We saw how hard Jesus worked to try and convince His first followers that He was not in the business of power and riches, and they just couldn’t wrap their imaginations around such a God. We can’t let that continue to happen forever. Advent, as I mentioned, is the beginning of a new liturgical cycle. A cycle is the completion of the circle. Another word for that is revolution. When the earth revolves once around the sun, for example, when it completes its cycle, it completes one revolution. But we all know that revolution can mean something more than this, and revolutions as a fundamental and dramatic change from the way things were comes from that idea of turning. It’s not only about turning in place, of beginning turning to end, and then the cycle, the revolution, starts all over in the same place. The liturgical cycle, the revolution of the liturgical year, is like the revolution of a wheel. The wheel doesn’t just move from top to bottom and back to top again. As the wheel revolves, it moves forward. Today’s we’ve completed the cycle. We’re back to Advent, but not the same Advent as last year, or a hundred years ago, or even 2,000 years ago. This Advent has us moving forward. And I think one of the Advent themes we need to look at with a new perspective is our expectations of the heavenly Jesus, who He is now and who He is that will come again to us.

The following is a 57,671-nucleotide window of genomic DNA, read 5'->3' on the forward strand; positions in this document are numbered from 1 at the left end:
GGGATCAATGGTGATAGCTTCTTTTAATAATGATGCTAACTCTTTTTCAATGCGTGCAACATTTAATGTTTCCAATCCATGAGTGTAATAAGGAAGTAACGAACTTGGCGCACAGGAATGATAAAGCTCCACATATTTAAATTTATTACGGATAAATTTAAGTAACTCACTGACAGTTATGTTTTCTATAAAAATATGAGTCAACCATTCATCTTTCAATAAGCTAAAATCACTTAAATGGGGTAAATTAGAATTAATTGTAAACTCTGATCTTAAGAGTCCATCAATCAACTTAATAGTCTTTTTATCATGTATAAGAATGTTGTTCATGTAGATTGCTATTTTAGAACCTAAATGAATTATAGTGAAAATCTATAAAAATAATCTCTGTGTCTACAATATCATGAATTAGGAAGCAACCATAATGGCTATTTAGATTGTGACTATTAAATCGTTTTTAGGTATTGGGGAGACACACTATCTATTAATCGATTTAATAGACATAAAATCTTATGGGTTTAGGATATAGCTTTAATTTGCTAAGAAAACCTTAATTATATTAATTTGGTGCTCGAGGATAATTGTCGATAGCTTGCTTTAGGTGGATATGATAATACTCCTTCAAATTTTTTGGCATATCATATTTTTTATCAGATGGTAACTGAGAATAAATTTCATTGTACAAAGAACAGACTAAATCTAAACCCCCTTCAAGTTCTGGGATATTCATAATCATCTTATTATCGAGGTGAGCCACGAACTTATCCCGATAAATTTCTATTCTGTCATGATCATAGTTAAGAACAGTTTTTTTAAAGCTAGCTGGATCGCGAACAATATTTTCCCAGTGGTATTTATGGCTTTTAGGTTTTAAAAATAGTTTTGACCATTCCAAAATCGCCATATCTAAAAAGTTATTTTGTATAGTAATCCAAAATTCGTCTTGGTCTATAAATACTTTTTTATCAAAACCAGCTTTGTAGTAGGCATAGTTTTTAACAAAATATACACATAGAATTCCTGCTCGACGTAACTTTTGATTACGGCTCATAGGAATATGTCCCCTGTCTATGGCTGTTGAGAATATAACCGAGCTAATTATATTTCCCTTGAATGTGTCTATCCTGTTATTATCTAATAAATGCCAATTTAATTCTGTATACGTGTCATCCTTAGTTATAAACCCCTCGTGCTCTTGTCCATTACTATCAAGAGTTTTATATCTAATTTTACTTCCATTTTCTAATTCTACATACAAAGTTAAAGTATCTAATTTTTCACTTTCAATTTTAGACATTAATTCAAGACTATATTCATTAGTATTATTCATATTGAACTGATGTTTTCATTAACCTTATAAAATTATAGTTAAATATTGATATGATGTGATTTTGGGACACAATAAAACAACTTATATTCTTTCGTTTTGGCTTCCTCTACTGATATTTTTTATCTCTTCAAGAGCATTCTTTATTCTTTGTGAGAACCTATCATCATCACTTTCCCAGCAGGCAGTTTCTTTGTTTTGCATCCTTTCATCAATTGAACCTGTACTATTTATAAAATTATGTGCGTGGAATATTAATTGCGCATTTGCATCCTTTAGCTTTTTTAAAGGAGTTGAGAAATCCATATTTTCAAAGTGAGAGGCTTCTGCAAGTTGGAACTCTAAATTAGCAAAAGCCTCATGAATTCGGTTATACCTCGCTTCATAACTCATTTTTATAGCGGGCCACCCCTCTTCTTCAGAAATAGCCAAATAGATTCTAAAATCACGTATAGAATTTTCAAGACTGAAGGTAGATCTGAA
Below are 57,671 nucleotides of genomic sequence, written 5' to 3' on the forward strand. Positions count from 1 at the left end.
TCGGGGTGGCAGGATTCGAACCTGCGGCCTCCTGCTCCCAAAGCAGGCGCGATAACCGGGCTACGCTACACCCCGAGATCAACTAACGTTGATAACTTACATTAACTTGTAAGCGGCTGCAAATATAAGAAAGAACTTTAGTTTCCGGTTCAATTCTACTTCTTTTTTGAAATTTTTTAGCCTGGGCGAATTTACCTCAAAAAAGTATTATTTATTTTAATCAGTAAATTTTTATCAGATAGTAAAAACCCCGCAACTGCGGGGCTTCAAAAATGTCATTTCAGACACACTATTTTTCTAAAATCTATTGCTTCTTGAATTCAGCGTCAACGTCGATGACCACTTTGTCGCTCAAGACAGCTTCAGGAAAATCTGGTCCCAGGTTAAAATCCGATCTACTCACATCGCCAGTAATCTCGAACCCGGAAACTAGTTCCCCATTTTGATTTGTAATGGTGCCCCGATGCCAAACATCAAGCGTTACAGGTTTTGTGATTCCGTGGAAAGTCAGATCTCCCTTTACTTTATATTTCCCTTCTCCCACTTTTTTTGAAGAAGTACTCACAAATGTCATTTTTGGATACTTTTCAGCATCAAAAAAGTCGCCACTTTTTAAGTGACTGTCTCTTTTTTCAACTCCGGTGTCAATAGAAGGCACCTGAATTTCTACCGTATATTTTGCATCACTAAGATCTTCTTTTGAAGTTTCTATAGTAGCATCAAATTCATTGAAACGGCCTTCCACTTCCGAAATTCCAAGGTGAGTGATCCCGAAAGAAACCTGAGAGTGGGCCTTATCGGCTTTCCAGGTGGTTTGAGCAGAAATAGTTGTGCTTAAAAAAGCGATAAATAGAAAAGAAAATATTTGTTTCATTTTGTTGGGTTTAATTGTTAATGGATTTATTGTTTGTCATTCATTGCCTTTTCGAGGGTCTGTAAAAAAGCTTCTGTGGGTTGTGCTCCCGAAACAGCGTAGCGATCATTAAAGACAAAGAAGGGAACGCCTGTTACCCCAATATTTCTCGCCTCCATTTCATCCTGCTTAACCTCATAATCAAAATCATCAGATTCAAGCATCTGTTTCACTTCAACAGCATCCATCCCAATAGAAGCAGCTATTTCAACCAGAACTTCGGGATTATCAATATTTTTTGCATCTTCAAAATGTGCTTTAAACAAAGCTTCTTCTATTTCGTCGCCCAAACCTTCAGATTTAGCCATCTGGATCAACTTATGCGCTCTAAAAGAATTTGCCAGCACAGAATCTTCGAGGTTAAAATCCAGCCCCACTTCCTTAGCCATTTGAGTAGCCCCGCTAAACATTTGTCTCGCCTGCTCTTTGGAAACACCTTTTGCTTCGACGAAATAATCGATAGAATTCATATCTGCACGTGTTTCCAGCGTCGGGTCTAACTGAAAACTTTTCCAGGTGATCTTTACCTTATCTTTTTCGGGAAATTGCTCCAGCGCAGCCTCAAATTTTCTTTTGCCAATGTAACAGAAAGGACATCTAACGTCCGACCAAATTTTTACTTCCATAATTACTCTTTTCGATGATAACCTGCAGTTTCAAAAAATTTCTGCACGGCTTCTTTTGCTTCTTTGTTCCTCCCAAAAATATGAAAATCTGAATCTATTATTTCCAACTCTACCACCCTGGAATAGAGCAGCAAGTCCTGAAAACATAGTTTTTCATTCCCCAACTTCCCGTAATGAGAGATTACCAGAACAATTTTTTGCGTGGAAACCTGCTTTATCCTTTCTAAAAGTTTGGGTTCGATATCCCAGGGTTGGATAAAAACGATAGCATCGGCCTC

Jesus’ birth took everyone by surprise. No one thought God would enter the world without fanfare and power. But Jesus came the way God intended. And this same Jesus said He had no idea when the end-time would arrive. So I think we may be surprised again. I think it may be worth our while to re-imagine our expectations of a kingly Saviour and to instead take this time of Advent preparation to think more about the revelation of God in the way He came to us in Jesus of Nazareth. Maybe as we lay out our manger scenes in our homes we should think again why God would choose to be born like this. It sure says a lot about the kind of people we are supposed to be, but it also reveals who God already is. And this is a revelation that moves us forward. It doesn’t just turn in place so that all we do is wait for God to come back and do everything for us. This is an Advent theme that challenges us to become more like the God revealed in the Christmas story. Then the when becomes unimportant like Jesus says today, and we can concentrate on the who of Jesus, and trying to be more like that. And may this be our prayer, in Jesus’ name. Amen. (+)
Fr. Randy Calvo